The National Coordinator, SURPIN, Dr Raphael Ogbolu, expressed the worry in an e-news conference via Zoom held on Saturday in Lagos.
The conference was to herald the commemoration of the World Suicide Prevention Day marked annually on Sept. 10.
SURPIN is an initiative of the Lagos University Teaching Hospital (LUTH), inaugurated in 2017 for suicide prevention through research, crisis intervention, health education and early treatment of depression and drug abuse.
Ogbolu said: “This year, Nigeria has been plagued by COVID-19 just like other countries around the world and the attendant uncertainty, disruption of previously normal ways of living have tasked the resilience of a lot of people.
“This has exposed many people to several factors that contribute to suicide by compromising mental wellbeing.
“We have already seen the impact of this in our hotline calls whereby in the month of May, we received about the most calls since inception in 2017.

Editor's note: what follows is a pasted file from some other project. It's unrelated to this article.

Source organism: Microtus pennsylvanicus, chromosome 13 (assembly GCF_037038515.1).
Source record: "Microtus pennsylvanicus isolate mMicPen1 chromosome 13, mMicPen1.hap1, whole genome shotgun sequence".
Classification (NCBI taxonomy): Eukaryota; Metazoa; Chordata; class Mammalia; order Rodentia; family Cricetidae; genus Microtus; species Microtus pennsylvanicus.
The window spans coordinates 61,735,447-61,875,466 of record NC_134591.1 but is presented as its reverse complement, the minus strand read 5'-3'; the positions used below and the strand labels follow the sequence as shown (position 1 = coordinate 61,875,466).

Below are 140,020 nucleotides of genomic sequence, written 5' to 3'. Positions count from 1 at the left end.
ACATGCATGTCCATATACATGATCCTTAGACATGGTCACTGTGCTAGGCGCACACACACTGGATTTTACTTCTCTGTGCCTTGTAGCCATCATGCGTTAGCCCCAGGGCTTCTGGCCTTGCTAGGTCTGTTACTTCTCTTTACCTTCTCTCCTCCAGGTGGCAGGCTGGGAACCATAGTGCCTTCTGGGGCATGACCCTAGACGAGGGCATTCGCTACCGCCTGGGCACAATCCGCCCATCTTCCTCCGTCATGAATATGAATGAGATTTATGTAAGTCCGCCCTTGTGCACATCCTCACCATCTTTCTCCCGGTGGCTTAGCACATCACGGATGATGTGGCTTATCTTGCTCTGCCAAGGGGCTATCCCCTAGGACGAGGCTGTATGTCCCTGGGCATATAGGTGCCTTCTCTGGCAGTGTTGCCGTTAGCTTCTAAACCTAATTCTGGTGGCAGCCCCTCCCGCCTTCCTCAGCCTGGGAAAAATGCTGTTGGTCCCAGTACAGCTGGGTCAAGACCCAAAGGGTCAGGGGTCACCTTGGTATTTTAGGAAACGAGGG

“These were most likely as a result of the lockdown and restrictions; we consider this a first wave of increased calls.
“We are concerned that there may be a second wave after full reopening of the economy, as people return to school and begin to face the financial impact of COVID-19, especially such things as bad loans with debtors calling and relationship conflicts, among other things.”
According to him, SURPIN will be organising an e-conference on Sept. 12 where invited guests who have national carriage will discuss issues surrounding suicide.
“In our own way, we are trying to collaborate with as many agencies as possible.
“We have approached the International Directorate of Employment, and has support from the Lagos State Ministry of Social Welfare.
“We are hoping to build on these collaborations so that we are ready to help those who will be in that position as things begin to reopen, ” the coordinator said.
Edited By: Chioma Ugboma/Peter Ejiofor) (NAN)